Promoting positive behaviour in strong-minded toddlers

Promoting Positive Behaviour in toddlers and young children 

  1. Be aware that challenging behaviour is perfectly normal and healthy in your child during the second year.
  2. Try to understand the reason for the behaviour, namely, that your child is probably “testing the limits” in her search for her own individuality and independence.
  3. Be aware that if your only technique for dealing with negative behaviour is “head-on” confrontation, you are actually offering yourself to the child as a role model for more negative behaviour.
  4. Directing your child’s atten­tion to some positive activity will be more effective than scolding.
  5. Realise the consequences of either extreme. Always giving in will create a spoiled child, while always putting your toddler down will result in a poor self-concept – and a crushed ego.
  6. Giving-in occasionally to your child does not mean giving up your control. Sometimes it’s a responsible choice in the interest of the self-concept and sense of individuality of your child.
  7. Parents who remain calm but firm are not only best for the child but it is also in the best interest of the parent’s own mental well-being.

Promoting Positive Behaviour – Ages and Stages

Infant – under 1 year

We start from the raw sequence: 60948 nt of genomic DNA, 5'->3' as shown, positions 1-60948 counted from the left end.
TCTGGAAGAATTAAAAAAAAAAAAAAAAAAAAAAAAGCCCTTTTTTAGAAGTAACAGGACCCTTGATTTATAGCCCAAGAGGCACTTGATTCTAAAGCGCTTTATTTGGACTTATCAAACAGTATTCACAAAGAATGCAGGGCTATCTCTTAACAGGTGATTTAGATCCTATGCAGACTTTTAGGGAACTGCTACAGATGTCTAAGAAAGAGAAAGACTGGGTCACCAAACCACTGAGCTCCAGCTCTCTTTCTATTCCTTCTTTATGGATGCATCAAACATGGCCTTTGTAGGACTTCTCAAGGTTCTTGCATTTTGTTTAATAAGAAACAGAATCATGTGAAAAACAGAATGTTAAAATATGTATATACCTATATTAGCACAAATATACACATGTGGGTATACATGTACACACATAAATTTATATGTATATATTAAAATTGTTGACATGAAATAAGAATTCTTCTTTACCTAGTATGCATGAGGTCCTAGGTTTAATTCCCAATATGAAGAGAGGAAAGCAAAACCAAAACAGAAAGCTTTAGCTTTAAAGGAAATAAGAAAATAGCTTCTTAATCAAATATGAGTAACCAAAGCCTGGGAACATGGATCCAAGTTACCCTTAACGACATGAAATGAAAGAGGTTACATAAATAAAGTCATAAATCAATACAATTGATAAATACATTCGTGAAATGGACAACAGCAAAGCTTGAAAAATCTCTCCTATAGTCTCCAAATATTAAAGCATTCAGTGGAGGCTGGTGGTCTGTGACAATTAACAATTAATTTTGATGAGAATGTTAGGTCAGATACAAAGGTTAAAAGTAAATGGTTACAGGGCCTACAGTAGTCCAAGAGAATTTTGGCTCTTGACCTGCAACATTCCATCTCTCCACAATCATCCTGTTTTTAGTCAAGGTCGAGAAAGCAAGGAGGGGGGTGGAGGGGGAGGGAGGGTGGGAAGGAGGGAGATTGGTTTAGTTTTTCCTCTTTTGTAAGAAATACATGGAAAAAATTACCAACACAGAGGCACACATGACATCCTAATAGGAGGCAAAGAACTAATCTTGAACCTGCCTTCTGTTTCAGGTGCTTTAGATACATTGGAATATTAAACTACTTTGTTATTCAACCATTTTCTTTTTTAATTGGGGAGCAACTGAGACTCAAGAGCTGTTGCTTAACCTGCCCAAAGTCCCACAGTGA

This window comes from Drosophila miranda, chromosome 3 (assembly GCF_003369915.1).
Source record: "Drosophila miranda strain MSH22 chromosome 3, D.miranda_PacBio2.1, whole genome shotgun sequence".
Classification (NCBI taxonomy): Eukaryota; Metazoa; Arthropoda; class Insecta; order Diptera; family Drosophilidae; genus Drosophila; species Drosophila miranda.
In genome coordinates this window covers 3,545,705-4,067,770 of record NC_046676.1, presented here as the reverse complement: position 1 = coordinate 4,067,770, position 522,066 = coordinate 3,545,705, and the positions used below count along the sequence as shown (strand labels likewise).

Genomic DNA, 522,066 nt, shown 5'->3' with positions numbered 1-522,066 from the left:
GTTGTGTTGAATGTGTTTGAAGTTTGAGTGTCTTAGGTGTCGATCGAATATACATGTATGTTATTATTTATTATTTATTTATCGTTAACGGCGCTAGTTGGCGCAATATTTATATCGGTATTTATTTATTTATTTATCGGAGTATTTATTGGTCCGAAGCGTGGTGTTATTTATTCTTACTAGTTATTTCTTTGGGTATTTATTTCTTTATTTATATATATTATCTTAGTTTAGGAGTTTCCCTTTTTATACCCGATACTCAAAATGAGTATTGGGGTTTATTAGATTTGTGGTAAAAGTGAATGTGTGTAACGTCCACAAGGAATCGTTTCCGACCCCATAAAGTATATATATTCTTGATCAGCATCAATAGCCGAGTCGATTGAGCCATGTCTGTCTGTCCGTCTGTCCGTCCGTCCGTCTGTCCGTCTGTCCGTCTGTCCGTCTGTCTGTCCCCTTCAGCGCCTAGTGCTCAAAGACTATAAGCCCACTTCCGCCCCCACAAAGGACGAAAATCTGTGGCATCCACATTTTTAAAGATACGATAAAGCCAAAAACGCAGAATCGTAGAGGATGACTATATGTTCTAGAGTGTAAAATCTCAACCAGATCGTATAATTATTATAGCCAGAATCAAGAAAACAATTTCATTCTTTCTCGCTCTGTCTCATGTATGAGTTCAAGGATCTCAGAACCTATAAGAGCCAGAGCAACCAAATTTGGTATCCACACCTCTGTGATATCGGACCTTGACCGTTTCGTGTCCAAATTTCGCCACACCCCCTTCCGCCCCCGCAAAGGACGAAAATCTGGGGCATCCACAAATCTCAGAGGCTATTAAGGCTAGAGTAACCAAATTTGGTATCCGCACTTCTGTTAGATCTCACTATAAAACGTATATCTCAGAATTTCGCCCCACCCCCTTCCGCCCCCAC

Normal behaviour:- cries to make needs known, gets into everything. Learns by touch, taste, smell, sight and sound.

What parents can do:- Let your baby learn to self-soothe. Comforting your baby when he is sick, hurt or upset – rather than ignoring or brushing off the feeling – will help him learn how to do this. Say ‘no’ when your baby does something you don’t want him to, like biting you. Don’t use techniques such as time-out or consequences.

Young toddler 1-2 years

Normal behaviour:- Is starting to test limits as she explores her independence. May be fearful when separating from you. Will learn to say ‘no’. Curious and wants to explore. Too young to remember rules.

What parents can do:- Create a safe environment that your child can explore. Give your child attention when she is being good. Use redirection, with a brief explanation (‘No – hot’)

Older toddler 2 – 3 years

Normal behaviour:- Is becoming more independent. Becomes frustrated when you set limits, and will show it. Becomes very possessive, doesn’t understand the concept of “mine” versus “someone else’s”. Is easily distracted.